Wildfires devastated parts of Maui in Hawaii last week, leaving a trail of destruction and devastation, decimating a historic town. While many still wait in agony for news on whether their friends and family are safe, more than 100 people have been pronounced dead — making it the deadliest U.S. wildfire in more than 100 years. Here are the stories of some of those who died.
MUSICIAN UNTIL THE END
When he was younger, Buddy Jantoc toured the world playing music, his family said. Jantoc’s love of bass guitar kept him going as he grew older.
Jantoc, 79, was living in the Hale Mahaolu Eono senior housing complex when the fires tore through the town of Lahaina, KITV-TV reported Tuesday. His family learned from police that his remains were among dozens found so far.
“My papa was older, but for him to be taken from us that way, I think that’s what’s the hardest to come to terms with,” granddaughter Keshia Alaka’i told the television station. The family has also started a Facebook group dedicated to Jantoc.
Jantoc’s niece, Kawehi Paio, told The Associated Press that music was central to her uncle’s life. She recalled how he was a fixture playing music at local hotels in Lahaina and played at several schools that teach the hula dance.
“My uncle was known for playing music across the world and the island of Maui for 30-plus years,” she said, describing his home as something akin to a music store with guitars, drum sets and photos of him playing all over the place.
Paio called her uncle a “happy-go-lucky guy” whose “smile stood out. He was always smiling.”
Alaka’i recalled her daily chats with Jantoc.
“(I’ll miss) his calls for the silly stuff. Buying things for him, ordering online because he didn’t know how to work it or you know, fighting with his iPhone because I had bought him a new one he didn’t know how to work that,” she told the station.
On the Facebook page, friends and family posted photos and video of various local performances that Jantoc took part in.
“Buddy was a wonderful neighbor and remembered to wish me a happy birthday for many years. I was so worried to hear that he was missing, and very sad to hear this news,” Julie LaCroix posted on the Facebook page. “Blessings to your ohana Buddy, you touched many lives and I see you are well loved.”
DREAMING OF RETIREMENT
All Donna Hartley could think of as TV footage showed fires engulfing the town of Lahaina was her sister. But Carole Hartley wasn’t picking up her phone.
“I told my husband that if this is burned like this then Carole’s house is gone,” the 62-year-old said.
Two days later, her sister’s partner called, and the news wasn’t good. He told her that he had been in the front yard loading his car and Carole Hartley had been in the backyard, possibly checking on a tenant, when the wind fanned the flames. The car exploded.
After Carole’s partner assembled a team of friends for a search party, Donna Hartley heard the news Saturday night that he had found her sister’s remains, including her watch. She is still waiting for official DNA verification for her free-spirited little sister, who had lived in Lahaina for 36 years.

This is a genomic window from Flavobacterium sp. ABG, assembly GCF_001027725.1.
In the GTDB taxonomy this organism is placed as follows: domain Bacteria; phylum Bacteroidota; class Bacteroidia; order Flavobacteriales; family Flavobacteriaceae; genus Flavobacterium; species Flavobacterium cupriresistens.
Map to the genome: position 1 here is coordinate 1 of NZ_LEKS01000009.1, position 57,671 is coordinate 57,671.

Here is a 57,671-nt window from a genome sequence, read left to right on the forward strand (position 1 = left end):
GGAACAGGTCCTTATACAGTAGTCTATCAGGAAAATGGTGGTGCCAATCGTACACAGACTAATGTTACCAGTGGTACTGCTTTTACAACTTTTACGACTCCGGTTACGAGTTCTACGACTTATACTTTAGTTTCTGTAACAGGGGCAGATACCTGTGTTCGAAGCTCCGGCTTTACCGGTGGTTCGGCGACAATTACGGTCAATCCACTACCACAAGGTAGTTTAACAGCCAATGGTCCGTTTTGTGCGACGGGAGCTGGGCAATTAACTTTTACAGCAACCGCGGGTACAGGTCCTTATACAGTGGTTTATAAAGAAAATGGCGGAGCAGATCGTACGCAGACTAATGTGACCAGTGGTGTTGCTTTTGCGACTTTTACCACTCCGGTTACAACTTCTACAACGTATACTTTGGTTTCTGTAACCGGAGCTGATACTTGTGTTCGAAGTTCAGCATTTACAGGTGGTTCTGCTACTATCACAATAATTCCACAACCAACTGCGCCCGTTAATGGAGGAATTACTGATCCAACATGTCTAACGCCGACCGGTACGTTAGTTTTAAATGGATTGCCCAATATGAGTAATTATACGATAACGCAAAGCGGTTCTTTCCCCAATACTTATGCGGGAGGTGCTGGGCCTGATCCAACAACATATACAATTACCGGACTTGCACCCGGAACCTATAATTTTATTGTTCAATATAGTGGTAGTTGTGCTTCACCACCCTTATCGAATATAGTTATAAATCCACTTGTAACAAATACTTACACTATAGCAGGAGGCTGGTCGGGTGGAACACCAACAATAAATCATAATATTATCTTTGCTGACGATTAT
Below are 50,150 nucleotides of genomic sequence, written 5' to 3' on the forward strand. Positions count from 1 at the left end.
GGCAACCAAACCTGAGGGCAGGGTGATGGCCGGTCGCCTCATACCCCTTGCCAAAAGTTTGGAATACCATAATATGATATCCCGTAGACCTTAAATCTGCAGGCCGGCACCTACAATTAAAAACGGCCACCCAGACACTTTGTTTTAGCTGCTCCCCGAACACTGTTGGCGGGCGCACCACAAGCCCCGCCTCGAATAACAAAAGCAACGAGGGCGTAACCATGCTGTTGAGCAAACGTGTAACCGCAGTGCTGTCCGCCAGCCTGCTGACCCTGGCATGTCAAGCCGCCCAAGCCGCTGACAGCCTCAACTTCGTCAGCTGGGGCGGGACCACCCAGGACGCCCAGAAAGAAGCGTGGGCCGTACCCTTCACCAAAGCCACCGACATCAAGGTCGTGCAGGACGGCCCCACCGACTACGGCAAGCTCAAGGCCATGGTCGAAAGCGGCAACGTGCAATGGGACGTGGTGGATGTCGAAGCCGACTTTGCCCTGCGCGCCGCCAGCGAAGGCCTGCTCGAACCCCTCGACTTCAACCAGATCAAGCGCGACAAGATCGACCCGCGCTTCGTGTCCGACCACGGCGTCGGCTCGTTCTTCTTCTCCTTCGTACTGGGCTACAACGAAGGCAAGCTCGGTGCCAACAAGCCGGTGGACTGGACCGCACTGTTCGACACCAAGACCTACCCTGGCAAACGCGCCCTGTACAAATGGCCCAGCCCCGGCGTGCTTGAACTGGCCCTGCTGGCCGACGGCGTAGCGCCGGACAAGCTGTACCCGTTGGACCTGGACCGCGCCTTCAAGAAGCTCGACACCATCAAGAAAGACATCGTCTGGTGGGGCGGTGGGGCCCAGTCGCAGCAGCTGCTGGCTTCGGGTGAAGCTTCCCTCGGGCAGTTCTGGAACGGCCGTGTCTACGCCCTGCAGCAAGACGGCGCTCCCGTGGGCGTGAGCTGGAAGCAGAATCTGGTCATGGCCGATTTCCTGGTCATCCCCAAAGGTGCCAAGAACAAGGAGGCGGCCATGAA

“Her birthday was August 28, and she was going to be 61 years old,” Donna Hartley said. “She kept telling me as of late … one more year sister, and I’m retiring.” Donna Hartley said her friends at home in Grand Bay, Alabama, plan on holding a memorial for Carole.
A FAMILY’S LOSS
A family of four — Faaso and Malui Fonua Tone, Salote Takafua, and her son, Tony Takafua — died while attempting to flee from the flames. Their remains were found Thursday in a burned car near their home.
“The magnitude of our grief is indescribable,” read a statement from family members.
Lylas Kanemoto, who knew the Tone family, confirmed the devastating news Sunday.
“At least we have closure for them, but the loss and heartbreak is unbearable for many. We as a community has to just embrace each other and support our families, friends, and our community to our best of our abilities,” Kanemoto told The Associated Press by text message on Sunday.
Kanemoto is still awaiting news on her cousin, Glen Yoshino, who is missing.
“I’m afraid he is gone because we have not heard from him and he would’ve found a way to contact family,” Kanemoto said. “We are hoping for the best, but preparing for the worst.”
‘A REALLY GOOD MAN’
Retired fire captain Geoff Bogar and his friend of 35 years, Franklin Trejos, initially stayed behind to help others in Lahaina and save Bogar’s house. But as the flames moved closer and closer Tuesday afternoon, they knew they had to flee.
Each escaped to his own car. When Bogar’s vehicle wouldn’t start, he broke through a window to get out and crawled on the ground until a police patrol found him, and he was taken to a hospital.
Trejos didn’t escape.
When Bogar returned the next day, he found the bones of his 68-year-old friend in the back seat of his car, lying on top of the remains of the Bogars’ beloved 3-year-old golden retriever Sam, whom he had tried to protect.
Trejos, a native of Costa Rica, had lived for years with Bogar and his wife, Shannon Weber-Bogar, helping her with her seizures when her husband couldn’t. He filled their lives with love and laughter.
“God took a really good man,” Weber-Bogar said.